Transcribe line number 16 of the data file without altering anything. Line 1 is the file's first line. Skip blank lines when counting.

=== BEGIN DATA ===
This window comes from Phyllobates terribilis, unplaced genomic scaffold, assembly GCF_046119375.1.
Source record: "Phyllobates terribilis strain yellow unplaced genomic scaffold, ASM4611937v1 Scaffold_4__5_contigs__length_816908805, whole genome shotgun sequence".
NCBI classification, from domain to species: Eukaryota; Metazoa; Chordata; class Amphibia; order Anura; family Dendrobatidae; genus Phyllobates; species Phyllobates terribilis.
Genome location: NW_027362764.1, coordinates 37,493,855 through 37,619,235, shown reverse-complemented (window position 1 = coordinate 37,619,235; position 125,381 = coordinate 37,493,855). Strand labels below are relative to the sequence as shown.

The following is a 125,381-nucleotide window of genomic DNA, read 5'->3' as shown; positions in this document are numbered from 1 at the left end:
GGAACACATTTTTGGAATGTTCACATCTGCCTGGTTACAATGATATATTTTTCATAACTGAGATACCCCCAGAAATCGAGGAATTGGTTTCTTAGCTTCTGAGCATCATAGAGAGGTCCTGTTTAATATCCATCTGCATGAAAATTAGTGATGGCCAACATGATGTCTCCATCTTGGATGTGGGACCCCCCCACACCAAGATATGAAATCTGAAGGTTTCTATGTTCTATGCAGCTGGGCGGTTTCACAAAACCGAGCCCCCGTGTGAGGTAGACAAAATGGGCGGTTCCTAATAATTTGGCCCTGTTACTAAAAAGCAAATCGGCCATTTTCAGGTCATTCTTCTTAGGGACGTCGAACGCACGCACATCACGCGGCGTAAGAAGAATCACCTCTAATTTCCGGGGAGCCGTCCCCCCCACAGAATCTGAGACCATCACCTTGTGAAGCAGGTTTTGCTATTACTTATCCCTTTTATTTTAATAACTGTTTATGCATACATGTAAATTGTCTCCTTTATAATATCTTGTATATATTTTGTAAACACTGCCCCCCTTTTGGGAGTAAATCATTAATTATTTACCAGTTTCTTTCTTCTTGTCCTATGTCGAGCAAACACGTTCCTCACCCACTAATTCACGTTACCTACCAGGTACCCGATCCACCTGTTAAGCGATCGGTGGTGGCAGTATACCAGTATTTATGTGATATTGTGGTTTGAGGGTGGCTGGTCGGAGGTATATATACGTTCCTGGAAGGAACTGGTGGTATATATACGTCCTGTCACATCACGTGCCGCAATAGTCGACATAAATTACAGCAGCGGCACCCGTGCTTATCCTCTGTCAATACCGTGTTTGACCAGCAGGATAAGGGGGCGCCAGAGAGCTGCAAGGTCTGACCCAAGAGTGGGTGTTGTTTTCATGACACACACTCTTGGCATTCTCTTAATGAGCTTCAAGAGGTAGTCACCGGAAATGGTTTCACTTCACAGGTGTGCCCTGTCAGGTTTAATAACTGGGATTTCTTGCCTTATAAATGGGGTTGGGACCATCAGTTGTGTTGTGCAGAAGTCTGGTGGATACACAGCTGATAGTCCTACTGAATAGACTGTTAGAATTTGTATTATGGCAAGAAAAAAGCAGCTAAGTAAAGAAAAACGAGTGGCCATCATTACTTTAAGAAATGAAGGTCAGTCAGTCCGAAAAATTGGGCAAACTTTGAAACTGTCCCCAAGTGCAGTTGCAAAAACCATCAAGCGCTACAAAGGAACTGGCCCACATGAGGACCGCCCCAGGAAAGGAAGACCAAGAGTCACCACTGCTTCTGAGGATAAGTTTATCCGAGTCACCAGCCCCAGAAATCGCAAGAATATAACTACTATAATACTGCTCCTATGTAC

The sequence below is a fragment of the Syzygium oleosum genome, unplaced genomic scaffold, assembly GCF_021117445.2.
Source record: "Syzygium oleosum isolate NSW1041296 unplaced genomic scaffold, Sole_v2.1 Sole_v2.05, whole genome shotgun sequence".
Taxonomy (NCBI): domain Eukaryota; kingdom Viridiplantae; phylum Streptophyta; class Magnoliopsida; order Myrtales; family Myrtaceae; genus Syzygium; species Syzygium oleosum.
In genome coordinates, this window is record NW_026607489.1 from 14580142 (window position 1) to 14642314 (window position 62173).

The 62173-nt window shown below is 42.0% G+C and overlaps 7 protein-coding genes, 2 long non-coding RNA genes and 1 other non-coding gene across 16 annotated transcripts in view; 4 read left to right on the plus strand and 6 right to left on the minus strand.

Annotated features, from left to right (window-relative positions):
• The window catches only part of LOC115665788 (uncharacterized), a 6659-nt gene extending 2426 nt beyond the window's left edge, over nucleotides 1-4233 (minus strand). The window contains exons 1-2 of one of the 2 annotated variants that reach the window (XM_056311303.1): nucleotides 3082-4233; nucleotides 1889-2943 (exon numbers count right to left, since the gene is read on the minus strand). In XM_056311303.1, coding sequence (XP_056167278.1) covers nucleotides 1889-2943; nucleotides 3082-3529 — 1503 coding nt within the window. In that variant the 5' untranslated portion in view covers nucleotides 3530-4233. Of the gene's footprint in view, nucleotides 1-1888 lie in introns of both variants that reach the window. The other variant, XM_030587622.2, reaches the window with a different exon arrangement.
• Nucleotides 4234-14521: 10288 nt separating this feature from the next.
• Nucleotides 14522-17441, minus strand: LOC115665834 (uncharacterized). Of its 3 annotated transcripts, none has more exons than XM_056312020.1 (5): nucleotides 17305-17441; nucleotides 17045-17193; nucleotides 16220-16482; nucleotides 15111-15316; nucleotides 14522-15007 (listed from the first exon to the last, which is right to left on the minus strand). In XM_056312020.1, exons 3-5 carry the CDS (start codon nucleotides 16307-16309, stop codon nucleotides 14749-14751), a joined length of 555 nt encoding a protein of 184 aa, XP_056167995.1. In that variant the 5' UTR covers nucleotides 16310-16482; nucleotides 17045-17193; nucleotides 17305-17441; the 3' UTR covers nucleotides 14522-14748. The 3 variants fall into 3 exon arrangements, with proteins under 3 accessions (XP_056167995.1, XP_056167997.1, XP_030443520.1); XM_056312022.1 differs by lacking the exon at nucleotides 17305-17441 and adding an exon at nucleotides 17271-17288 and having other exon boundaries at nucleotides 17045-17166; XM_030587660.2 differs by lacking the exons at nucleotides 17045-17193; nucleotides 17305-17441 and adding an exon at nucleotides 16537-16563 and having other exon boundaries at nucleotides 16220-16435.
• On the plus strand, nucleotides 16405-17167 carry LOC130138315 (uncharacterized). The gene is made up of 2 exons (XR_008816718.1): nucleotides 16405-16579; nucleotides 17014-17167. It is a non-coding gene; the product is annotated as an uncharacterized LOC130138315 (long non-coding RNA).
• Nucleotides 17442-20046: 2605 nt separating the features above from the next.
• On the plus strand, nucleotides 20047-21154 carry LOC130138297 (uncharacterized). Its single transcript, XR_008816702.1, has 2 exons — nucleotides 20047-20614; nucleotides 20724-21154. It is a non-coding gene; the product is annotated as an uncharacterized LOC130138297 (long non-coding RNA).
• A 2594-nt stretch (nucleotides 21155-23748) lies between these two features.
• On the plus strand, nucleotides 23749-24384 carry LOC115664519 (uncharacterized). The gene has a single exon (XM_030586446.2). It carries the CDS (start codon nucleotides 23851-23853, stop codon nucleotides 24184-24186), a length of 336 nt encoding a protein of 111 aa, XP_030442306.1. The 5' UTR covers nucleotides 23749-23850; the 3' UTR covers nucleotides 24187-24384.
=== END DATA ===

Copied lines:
• On the plus strand, nucleotides 16405-17167 carry LOC130138315 (uncharacterized). The gene is made up of 2 exons (XR_008816718.1): nucleotides 16405-16579; nucleotides 17014-17167. It is a non-coding gene; the product is annotated as an uncharacterized LOC130138315 (long non-coding RNA).